A friend, Sarah from Texas, commented recently on a book which is sitting on my Shelfari Book Shelf at the side of this page, The Constant Princess by Phillipa Gregory, a novel about the life of Anne of Cleves.
I have read most of Phillapa Gregory's historical novels and have to agree with Sarah that this is one of her best.
Today I added two new titles to my book shelf, "In the Garden of Good & Evil" by John Berendt and "More Than Mercer House: Savannah's Jim Williams & His Southern Houses".
I'm sure some of you will have heard about "the Savannah book" even if you haven't yet read it, and if you are considering attending the QCI meeting in 2010 then you must read this book!!
The book introduces us to a variety of Savannah "characters" the most interesting, in my view, being Jim Williams
an antiques dealer who saved and restored over 50 houses in a career that began when he was 24 and which spanned 30 years.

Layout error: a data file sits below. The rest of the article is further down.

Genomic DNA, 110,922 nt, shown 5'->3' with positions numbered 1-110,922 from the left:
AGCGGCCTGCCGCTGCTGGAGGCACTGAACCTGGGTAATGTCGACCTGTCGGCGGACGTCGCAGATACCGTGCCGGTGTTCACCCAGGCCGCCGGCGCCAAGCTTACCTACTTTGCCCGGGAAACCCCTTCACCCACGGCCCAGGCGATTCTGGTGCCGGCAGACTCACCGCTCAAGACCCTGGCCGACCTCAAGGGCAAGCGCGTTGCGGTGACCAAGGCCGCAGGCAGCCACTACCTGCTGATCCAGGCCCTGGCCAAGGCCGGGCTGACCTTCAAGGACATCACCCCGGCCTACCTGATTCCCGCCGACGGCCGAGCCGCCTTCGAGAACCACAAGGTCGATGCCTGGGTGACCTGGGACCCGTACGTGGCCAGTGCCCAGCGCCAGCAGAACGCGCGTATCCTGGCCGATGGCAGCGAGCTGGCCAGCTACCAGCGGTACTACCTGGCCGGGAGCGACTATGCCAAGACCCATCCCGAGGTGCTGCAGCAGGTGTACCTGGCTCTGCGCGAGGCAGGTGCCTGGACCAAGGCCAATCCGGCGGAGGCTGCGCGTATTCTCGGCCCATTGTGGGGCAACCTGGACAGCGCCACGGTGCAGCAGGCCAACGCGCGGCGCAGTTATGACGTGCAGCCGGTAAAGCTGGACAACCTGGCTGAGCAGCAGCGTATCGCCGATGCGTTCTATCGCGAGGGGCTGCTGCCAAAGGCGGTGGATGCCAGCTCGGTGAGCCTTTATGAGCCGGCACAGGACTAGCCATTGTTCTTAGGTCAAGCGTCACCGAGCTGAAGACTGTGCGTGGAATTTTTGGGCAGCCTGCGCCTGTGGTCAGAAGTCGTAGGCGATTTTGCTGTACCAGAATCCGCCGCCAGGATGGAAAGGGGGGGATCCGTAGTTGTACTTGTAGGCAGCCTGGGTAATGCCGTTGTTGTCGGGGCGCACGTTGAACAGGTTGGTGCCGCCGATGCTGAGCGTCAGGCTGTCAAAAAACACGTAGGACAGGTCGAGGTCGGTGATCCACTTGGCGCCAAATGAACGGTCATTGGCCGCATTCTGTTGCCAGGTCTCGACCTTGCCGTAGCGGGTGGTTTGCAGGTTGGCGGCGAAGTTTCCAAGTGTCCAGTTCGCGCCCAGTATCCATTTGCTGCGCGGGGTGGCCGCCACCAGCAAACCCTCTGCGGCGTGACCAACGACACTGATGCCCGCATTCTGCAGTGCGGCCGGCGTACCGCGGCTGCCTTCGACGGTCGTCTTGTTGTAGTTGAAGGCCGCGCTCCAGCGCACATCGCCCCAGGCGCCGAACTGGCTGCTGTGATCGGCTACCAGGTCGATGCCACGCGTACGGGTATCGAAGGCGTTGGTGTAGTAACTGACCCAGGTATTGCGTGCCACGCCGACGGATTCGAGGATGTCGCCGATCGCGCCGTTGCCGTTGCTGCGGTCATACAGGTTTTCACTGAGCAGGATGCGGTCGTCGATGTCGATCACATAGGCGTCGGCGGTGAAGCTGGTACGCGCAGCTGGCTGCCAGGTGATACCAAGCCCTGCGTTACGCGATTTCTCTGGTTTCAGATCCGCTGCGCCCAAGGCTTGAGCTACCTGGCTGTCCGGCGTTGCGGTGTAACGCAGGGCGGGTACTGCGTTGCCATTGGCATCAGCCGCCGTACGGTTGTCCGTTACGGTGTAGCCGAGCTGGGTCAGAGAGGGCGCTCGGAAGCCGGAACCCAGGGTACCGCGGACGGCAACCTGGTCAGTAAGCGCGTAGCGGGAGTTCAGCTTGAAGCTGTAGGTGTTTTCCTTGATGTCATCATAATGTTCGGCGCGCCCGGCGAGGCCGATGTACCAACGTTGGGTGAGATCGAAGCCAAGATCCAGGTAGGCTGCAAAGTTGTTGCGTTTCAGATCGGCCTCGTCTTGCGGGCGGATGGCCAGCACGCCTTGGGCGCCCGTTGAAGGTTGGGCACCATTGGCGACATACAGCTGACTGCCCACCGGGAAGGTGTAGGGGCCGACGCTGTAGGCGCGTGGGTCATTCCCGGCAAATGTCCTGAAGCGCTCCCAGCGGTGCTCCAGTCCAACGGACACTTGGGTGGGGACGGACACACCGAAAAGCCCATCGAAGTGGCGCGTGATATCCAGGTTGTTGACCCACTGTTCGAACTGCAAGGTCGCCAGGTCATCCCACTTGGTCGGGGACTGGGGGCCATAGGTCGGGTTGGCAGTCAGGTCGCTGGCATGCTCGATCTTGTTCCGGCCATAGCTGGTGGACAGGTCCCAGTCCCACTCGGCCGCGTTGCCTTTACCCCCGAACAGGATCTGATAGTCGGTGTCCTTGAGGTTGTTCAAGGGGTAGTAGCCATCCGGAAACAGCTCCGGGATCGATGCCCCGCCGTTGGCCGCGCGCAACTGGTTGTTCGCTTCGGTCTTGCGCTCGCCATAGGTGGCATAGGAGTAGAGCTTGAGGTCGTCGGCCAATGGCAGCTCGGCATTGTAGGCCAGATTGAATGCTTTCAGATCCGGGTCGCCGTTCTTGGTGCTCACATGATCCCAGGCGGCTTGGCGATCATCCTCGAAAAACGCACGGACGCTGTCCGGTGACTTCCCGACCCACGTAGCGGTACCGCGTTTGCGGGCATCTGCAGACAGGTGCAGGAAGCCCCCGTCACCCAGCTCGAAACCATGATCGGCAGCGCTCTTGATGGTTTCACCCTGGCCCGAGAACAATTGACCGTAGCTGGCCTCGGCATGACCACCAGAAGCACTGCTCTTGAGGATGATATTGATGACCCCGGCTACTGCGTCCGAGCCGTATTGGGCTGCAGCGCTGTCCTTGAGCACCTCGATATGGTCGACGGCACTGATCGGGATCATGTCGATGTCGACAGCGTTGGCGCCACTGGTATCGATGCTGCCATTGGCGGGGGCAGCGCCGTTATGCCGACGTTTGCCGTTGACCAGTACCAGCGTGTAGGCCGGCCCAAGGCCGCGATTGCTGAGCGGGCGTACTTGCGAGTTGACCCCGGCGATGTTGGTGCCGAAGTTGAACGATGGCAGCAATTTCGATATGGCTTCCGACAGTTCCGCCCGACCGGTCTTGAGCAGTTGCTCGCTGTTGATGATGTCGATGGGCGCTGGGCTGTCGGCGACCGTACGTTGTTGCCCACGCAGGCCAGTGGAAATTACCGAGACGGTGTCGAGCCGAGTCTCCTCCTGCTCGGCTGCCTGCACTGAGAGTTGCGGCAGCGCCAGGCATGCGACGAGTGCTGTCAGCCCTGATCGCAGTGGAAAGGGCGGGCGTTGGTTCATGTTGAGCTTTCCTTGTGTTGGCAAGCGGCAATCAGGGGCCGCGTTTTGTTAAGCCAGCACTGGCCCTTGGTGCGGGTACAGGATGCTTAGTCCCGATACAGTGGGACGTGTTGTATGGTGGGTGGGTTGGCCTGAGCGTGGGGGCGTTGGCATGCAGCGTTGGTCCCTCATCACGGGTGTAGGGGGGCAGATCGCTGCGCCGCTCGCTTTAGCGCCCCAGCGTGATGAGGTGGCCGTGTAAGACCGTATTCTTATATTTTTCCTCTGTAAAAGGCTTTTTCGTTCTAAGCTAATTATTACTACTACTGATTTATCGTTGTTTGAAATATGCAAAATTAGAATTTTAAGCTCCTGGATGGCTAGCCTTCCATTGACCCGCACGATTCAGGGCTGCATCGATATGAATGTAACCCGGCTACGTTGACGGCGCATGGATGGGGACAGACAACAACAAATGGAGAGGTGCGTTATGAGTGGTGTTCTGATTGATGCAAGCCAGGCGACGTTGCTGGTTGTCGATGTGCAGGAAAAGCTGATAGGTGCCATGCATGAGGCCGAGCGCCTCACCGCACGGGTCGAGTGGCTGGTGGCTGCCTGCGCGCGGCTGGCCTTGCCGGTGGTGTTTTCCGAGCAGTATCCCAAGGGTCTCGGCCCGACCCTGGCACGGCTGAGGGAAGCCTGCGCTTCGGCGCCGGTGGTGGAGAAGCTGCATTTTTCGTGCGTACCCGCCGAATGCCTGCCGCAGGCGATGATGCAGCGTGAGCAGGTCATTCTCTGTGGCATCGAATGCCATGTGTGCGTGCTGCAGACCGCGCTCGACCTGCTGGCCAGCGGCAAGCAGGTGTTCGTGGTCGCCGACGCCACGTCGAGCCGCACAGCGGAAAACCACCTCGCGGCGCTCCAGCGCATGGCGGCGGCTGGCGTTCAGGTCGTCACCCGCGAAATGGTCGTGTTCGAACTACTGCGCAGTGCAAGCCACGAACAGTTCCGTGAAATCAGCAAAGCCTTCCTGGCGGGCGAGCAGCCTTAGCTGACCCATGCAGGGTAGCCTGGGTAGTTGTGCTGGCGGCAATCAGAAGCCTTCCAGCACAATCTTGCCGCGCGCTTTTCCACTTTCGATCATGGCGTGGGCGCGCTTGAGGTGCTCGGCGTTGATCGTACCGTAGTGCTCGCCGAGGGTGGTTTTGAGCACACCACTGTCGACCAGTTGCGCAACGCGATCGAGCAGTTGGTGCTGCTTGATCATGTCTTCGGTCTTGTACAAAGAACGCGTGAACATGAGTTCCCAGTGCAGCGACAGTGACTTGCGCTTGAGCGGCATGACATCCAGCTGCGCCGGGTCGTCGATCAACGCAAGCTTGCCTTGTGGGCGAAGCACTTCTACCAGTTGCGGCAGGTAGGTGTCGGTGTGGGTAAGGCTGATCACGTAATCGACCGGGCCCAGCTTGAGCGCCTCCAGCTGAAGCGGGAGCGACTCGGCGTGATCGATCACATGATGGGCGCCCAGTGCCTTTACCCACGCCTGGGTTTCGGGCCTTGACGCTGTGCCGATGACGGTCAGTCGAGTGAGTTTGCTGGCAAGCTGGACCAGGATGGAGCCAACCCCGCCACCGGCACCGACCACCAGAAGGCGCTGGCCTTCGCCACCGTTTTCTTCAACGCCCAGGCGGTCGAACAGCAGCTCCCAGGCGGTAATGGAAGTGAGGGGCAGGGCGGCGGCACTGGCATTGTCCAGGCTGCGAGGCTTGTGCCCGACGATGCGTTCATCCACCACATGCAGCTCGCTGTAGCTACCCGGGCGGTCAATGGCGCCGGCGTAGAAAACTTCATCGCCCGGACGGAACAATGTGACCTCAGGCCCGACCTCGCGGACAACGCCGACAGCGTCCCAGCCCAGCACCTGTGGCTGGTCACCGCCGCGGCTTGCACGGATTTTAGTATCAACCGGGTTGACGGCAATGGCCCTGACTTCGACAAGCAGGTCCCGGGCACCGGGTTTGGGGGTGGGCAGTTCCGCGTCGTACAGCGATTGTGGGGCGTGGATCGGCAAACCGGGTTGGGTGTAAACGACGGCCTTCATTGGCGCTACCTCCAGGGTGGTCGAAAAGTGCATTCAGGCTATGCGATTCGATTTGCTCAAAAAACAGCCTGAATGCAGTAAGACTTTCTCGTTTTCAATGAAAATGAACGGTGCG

He is however, best known as the only person in the state of Georgia ever to be tried four times for the same crime - the alleged murder on May 2, 1981 of his assistant, Danny Lewis Hansford, in Williams's home, Mercer House.
Jim Williams was finally acquitted of the charge and continued to live at Mercer House until his death on January 14, 1990.
Construction on Mercer House, situated on Monterey Square one of Savannah's prettiest, was begun in 1860 by General Hugh Weedon Mercer the great grandfather of the songwriter Johnny Mercer.
After the Civil War, circa 1868 the house was completed by it's new owner John Wilder.
We were lucky to have been able to tour the Mercer Williams House, as it is now known and it is an absolute jewel of a house.
On the cover of Berendt's book is a picture of "The Bird Girl" statue which once resided in Bonaventure Cemetery but can now be seen in the Owens-Thomas House, a part of the Telfair Museum of Art in Savannah.